Our neighbor's tree is in bloom and fits well with these lines I read Sunday in a psalm by Thomas Merton:
Today, Father, this blue sky lauds you.
The delicate green and orange flowers of the tulip poplar
tree praise you.
The distant blue hills praise you, together with the sweet-smelling air that is full of brilliant light.
p. 47, in Book of Hours
Unfortunately the blue hills are indeed distant, as are some of the other praising images Merton offers.
And in the past few weeks, I've heard from three friends that their parents recently learned they have cancer. Another friend is in the throes of chemotherapy and side effects, after surgery for breast cancer. Pastor Heidi is in the midst of her own struggles with the side effects of treatments. And the young teenage son of a cousin was hospitalized after ingesting muratic acid, a side effect to a school bullying situation.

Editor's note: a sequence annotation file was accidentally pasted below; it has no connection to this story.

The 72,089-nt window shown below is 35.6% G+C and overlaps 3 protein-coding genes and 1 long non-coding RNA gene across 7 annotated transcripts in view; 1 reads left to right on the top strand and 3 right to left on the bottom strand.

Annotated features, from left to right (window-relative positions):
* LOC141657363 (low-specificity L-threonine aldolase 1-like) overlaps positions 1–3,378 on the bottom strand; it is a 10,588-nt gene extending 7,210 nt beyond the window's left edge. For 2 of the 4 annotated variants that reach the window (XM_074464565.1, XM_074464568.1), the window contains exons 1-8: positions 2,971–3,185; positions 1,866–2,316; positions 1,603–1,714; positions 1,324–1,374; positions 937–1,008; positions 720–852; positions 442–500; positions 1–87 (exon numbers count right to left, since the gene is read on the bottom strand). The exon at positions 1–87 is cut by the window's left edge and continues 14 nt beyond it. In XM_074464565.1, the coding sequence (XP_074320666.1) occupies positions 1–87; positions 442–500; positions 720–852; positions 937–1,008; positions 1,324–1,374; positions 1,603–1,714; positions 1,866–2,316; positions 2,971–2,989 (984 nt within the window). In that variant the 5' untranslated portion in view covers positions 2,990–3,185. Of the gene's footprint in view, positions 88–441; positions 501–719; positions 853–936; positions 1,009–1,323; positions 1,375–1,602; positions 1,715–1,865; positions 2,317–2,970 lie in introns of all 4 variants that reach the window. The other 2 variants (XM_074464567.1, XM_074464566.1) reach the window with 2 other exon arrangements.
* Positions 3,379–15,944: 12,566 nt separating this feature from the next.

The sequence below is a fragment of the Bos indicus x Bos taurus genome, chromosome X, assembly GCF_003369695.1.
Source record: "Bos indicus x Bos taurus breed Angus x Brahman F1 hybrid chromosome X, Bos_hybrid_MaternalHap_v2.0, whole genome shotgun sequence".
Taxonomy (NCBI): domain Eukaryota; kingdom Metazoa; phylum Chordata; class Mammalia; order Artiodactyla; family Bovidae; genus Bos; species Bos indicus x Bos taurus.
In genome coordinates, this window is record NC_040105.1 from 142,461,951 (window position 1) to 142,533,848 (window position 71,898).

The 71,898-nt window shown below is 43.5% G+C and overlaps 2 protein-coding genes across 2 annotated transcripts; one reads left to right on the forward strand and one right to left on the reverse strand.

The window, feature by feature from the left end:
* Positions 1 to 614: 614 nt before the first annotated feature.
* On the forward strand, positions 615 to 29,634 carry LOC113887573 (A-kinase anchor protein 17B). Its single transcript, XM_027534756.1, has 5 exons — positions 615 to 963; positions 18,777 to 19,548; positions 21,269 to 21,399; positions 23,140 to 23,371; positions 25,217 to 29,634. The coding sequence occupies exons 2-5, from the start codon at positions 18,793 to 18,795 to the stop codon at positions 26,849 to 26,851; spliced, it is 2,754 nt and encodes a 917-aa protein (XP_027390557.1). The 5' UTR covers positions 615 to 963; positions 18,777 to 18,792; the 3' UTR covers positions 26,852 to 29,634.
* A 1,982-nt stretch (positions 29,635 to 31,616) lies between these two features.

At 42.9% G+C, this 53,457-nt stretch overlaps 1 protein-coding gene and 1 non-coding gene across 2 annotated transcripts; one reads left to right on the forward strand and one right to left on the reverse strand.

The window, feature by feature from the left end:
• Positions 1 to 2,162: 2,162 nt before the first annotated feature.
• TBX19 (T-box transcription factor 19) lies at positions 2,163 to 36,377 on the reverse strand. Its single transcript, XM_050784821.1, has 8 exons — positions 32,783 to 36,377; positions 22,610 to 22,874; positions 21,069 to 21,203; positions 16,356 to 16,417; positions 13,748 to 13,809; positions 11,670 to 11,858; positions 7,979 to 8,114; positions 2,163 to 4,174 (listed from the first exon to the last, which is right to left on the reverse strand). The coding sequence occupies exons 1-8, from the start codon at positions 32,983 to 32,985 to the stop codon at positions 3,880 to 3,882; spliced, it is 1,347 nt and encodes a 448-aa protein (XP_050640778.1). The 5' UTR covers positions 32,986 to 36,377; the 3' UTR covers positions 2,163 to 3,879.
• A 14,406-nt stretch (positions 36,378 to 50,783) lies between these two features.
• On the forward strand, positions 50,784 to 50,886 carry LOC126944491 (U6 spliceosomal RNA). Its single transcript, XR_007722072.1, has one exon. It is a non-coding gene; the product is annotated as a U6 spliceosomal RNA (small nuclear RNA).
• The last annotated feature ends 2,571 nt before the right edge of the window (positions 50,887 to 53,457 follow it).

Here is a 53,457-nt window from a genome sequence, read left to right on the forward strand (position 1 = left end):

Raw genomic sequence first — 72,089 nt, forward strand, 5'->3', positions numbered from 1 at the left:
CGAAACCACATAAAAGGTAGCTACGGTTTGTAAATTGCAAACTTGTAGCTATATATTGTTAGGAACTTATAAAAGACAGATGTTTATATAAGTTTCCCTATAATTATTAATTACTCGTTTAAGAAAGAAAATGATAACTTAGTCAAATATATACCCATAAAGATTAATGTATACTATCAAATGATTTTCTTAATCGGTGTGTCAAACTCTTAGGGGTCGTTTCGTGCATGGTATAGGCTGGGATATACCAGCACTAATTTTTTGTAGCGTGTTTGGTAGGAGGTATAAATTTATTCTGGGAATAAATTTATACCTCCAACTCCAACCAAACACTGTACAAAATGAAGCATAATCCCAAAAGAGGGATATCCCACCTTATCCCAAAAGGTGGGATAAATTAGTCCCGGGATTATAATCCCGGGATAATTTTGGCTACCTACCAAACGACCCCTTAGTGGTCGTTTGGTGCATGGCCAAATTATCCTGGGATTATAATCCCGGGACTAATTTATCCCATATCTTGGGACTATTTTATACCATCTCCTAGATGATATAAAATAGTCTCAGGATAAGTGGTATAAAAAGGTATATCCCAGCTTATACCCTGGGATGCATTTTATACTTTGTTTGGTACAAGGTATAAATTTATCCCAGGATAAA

And yet the sun shines, and the spring flowers keep opening, and the bees buzz their praise. And the toddler grandson of another friend has had a successful heart transplant, the cousin's son is responding well to medication, and those with cancer are receiving the best help that the medical world can give them.
Life is always such a mix of joy and sorrow.
So, with awareness of that mix of sorrow and joy, I'll join in with Merton's later lines in the psalm:
I too, Father, praise you, with all these my brothers [and sisters],
and they give voice to my heart and my own silence.
We are all one silence, and a diversity of voices.
You have made us together,
you have made us one and many,
you have placed me here in the midst as witness,
as awareness, and as joy.
Here I am. p 47, Book of Hours
"Instructions for living a life:
Tell about it."
Mary Oliver in "Sometimes"
I've taken on a prayer practice of looking for the moments of light in each day, whether actual or metaphorical, and then writing or posting photos of what I find.